9 March 2005
Well, this is an entry my children--and probably a few other people--aren't going to believe.
Let me go back some 30+ years to our days in Oakland, before we moved here. I finally convinced Walt that it would be really nice to have a VCR. I think we still have that machine, gathering dust in the linen closet upstairs. It was a Panasonic, I think. Very big. Very clunky. But it had the capability to record.
If I'm not mistaken, blank videotapes were then selling for $20 apiece (seems incredible now, doesn't it?). Walt's biggest fear was that I'd go hog wild and run us into debt by buying video tapes. That seems so funny, in retrospect!
We agreed that we would have two and only two videotapes. One was to record, one was to watch and as soon as we watched what was on the first tape, we'd erase it. That way we'd just alternate back and forth.
But there came the night when Beverly Sills retired from the Metropolitan Opera. There was a gala celebration for her, which I recorded. This was history! And it was history that Walt wanted to watch again some day too, so that became the very first thing that I recorded for posterity. Now we had to buy an extra videotape. We were up to 3.
Slowly, I began to find things that I simply couldn't erase. They were movies from my past that I loved, or more special events that were "historic."
Remember, this was in the days before Cable TV, before DVDs, even before the proliferation of movies on VHS tape that you could buy. It was before Blockbuster and Netflix and video rental places on every streetcorner. Those where the days when you leaped at the chance when a movie you loved came on late night TV, because who knew when you'd ever be able to find it again. Those were the days when we thought VHS tape would last forever, not deteriorate over time.
Well, I never do things by halves. Slowly, I began to collect things on tape that I had always wanted to have for my own. I always bought VHS tapes when they were on sale, but I bought them. I became obsessed with amassing a huge collection of movies on videotape.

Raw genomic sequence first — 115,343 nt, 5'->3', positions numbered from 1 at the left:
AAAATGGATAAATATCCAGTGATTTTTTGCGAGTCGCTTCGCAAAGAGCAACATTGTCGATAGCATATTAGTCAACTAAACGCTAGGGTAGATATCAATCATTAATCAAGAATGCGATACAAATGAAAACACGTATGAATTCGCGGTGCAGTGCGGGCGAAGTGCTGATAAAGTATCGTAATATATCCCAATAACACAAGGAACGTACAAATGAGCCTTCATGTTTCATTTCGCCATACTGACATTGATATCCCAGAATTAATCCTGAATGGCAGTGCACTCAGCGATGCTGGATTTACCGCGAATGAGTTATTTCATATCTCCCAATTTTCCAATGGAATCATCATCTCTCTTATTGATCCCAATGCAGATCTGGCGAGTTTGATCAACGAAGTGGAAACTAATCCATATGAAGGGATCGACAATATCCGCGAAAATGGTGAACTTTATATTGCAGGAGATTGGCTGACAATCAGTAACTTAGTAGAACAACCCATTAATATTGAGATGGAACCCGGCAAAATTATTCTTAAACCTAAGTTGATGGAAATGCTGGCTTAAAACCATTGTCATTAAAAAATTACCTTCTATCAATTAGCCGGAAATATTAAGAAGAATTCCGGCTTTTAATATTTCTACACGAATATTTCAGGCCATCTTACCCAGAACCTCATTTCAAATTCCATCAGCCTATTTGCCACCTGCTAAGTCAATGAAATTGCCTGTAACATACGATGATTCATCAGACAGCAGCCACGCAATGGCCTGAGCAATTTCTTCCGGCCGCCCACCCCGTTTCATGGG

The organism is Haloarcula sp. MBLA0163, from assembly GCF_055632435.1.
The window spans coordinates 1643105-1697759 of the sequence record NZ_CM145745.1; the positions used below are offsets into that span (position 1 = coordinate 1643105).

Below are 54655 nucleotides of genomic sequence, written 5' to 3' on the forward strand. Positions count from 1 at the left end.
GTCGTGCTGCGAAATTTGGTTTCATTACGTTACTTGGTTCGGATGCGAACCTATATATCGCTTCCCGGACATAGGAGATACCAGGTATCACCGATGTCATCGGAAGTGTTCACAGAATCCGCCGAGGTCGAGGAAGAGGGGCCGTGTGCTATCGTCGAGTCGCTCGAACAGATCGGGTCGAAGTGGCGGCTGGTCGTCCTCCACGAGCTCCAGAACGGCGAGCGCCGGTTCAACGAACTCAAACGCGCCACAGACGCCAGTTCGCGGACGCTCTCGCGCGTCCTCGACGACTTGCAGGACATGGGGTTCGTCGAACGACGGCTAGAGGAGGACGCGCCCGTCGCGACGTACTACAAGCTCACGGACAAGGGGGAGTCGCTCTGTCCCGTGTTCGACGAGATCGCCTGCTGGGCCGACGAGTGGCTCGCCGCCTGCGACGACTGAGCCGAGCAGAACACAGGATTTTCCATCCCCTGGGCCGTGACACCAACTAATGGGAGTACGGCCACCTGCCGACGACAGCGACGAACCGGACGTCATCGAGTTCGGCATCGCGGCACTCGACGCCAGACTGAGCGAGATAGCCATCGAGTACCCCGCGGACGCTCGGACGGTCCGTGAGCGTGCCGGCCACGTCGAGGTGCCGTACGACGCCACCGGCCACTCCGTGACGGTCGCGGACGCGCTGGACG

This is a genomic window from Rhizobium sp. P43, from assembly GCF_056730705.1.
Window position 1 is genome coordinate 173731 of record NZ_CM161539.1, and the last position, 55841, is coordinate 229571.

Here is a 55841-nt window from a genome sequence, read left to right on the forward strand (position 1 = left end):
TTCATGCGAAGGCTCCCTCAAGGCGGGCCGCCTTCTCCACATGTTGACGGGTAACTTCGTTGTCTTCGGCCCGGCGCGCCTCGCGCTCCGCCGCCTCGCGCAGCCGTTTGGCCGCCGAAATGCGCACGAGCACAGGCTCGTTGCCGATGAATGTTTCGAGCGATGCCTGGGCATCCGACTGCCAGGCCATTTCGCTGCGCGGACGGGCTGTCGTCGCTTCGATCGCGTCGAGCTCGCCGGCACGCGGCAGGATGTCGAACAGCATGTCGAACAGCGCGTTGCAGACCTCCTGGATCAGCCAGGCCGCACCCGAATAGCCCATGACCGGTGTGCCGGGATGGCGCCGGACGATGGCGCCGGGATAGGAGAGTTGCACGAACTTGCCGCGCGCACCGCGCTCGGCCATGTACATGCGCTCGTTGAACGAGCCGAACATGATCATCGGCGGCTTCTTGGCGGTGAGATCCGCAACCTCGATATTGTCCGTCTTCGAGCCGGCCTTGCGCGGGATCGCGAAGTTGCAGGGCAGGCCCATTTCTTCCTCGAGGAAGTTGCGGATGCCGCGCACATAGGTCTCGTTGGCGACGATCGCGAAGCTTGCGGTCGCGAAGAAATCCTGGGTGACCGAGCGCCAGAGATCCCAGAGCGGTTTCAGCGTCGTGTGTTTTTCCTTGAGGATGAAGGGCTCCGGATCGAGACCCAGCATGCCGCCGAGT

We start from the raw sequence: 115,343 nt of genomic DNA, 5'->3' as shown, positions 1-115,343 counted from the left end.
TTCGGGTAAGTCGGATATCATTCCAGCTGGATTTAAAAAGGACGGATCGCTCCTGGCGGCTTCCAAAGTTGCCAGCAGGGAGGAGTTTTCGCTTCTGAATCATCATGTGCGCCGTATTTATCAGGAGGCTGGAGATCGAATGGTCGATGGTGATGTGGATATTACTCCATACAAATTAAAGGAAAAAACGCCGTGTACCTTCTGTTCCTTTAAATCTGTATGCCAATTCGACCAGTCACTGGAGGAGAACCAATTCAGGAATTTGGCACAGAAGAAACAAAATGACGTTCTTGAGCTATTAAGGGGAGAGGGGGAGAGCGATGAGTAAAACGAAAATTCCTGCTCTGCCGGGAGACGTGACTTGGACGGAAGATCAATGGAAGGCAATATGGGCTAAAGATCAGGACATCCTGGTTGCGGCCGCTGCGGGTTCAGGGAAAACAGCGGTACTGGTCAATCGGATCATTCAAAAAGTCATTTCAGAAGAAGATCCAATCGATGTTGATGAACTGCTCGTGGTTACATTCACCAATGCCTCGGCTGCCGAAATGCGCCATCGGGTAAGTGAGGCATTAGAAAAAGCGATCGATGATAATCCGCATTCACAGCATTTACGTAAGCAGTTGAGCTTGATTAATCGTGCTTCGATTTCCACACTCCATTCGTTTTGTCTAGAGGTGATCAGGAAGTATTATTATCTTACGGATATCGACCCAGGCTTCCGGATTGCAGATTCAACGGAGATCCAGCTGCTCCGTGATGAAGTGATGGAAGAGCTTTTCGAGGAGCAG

It escalated from recording things that I had always wanted to have, to recording things that it might be interesting to have, and then, as people began borrowing them, it became a collection that I could loan to my friends.
The number of tapes grew and I carefully labeled and numbered each tape and kept a catalog of all the tapes so I could find them when I needed them.
By the time we moved here, we had enough tapes to fill a two-sided cabinet. And the collecting continued. They now fill that original cabinet (two deep on both shelves), another smaller cabinet (two deep), a huge cabinet (three deep), and several little shelves here and there, as well as just hanging around because I've run out of place to put them.
Never mind that almost nobody ever asked to borrow a tape. Never mind that I realized that if I were to suddenly stop recording, sit down, and begin with tape #1 and watch everything on every tape, I would never be able to finish watching before I died. Never mind that nearly everything that I really cared about is now on DVD or shows up regularly somewhere on Cable.